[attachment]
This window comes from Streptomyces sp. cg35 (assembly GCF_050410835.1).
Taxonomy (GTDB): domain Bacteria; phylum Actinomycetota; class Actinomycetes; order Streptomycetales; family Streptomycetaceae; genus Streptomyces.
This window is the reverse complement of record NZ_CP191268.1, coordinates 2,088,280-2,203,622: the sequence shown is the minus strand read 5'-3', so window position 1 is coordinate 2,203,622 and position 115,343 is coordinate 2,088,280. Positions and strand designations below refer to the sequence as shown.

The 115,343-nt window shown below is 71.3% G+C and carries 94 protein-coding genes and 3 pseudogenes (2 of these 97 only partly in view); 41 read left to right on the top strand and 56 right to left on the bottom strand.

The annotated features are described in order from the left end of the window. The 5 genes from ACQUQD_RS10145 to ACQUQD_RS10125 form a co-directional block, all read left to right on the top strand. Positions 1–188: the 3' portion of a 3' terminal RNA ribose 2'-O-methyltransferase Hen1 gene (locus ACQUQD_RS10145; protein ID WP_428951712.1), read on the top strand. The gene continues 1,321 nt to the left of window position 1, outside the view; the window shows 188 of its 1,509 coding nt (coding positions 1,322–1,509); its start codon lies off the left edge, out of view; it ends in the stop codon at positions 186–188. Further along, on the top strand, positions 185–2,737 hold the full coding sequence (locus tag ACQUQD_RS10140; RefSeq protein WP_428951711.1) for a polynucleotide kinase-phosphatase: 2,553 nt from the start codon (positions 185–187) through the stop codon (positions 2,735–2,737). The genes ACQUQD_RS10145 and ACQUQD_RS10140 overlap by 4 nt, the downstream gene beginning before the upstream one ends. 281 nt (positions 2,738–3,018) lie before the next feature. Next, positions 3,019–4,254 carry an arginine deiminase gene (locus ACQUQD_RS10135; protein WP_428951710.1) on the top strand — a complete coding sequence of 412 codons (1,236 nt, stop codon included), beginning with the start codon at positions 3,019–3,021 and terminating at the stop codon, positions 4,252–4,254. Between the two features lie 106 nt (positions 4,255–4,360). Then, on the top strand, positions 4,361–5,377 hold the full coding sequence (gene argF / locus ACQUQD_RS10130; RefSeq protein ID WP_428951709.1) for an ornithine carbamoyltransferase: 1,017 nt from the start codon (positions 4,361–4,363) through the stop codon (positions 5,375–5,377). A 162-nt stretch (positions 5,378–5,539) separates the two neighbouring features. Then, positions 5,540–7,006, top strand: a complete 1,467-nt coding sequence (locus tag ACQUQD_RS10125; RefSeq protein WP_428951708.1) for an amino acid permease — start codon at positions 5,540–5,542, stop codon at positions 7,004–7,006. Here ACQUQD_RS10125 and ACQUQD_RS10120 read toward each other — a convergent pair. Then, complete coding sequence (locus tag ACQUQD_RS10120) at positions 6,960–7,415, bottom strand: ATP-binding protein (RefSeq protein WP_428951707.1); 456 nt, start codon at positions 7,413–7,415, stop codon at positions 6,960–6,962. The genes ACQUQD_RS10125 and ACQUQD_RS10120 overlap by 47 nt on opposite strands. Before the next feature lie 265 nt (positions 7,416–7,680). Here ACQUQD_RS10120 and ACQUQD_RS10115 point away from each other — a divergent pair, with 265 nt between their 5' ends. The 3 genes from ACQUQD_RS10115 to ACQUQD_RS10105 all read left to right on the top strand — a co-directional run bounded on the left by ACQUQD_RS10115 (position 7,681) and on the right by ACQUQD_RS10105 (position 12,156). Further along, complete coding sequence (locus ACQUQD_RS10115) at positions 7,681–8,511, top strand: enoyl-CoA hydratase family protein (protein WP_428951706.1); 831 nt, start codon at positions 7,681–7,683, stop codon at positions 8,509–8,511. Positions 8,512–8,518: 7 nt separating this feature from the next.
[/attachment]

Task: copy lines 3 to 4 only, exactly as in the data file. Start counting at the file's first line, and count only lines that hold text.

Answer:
This window is the reverse complement of record NZ_CP191268.1, coordinates 2,088,280-2,203,622: the sequence shown is the minus strand read 5'-3', so window position 1 is coordinate 2,203,622 and position 115,343 is coordinate 2,088,280. Positions and strand designations below refer to the sequence as shown.

The 115,343-nt window shown below is 71.3% G+C and carries 94 protein-coding genes and 3 pseudogenes (2 of these 97 only partly in view); 41 read left to right on the top strand and 56 right to left on the bottom strand.